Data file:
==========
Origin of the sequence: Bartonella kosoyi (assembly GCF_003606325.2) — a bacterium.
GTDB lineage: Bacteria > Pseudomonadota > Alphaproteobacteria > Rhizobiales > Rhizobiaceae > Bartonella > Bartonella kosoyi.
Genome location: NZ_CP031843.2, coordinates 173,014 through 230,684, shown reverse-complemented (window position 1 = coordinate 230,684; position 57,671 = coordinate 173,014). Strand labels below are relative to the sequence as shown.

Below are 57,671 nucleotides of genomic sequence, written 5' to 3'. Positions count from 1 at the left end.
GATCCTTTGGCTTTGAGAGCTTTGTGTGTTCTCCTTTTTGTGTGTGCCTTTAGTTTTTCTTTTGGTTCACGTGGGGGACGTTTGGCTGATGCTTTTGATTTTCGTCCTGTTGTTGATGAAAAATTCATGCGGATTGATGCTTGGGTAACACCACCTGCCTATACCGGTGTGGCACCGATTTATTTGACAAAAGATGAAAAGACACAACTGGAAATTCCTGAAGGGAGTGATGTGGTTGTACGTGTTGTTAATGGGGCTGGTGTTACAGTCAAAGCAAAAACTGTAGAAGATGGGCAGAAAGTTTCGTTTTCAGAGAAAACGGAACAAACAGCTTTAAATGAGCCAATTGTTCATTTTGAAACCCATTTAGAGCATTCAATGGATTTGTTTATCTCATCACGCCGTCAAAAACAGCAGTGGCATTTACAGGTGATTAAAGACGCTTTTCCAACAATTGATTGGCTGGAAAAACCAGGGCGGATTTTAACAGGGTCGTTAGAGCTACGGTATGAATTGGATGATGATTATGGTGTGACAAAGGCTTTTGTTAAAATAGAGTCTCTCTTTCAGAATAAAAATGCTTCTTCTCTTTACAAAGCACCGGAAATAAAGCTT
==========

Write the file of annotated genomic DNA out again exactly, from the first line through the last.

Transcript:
Origin of the sequence: Bartonella kosoyi (assembly GCF_003606325.2) — a bacterium.
GTDB lineage: Bacteria > Pseudomonadota > Alphaproteobacteria > Rhizobiales > Rhizobiaceae > Bartonella > Bartonella kosoyi.
Genome location: NZ_CP031843.2, coordinates 173,014 through 230,684, shown reverse-complemented (window position 1 = coordinate 230,684; position 57,671 = coordinate 173,014). Strand labels below are relative to the sequence as shown.

Below are 57,671 nucleotides of genomic sequence, written 5' to 3'. Positions count from 1 at the left end.
GATCCTTTGGCTTTGAGAGCTTTGTGTGTTCTCCTTTTTGTGTGTGCCTTTAGTTTTTCTTTTGGTTCACGTGGGGGACGTTTGGCTGATGCTTTTGATTTTCGTCCTGTTGTTGATGAAAAATTCATGCGGATTGATGCTTGGGTAACACCACCTGCCTATACCGGTGTGGCACCGATTTATTTGACAAAAGATGAAAAGACACAACTGGAAATTCCTGAAGGGAGTGATGTGGTTGTACGTGTTGTTAATGGGGCTGGTGTTACAGTCAAAGCAAAAACTGTAGAAGATGGGCAGAAAGTTTCGTTTTCAGAGAAAACGGAACAAACAGCTTTAAATGAGCCAATTGTTCATTTTGAAACCCATTTAGAGCATTCAATGGATTTGTTTATCTCATCACGCCGTCAAAAACAGCAGTGGCATTTACAGGTGATTAAAGACGCTTTTCCAACAATTGATTGGCTGGAAAAACCAGGGCGGATTTTAACAGGGTCGTTAGAGCTACGGTATGAATTGGATGATGATTATGGTGTGACAAAGGCTTTTGTTAAAATAGAGTCTCTCTTTCAGAATAAAAATGCTTCTTCTCTTTACAAAGCACCGGAAATAAAGCTT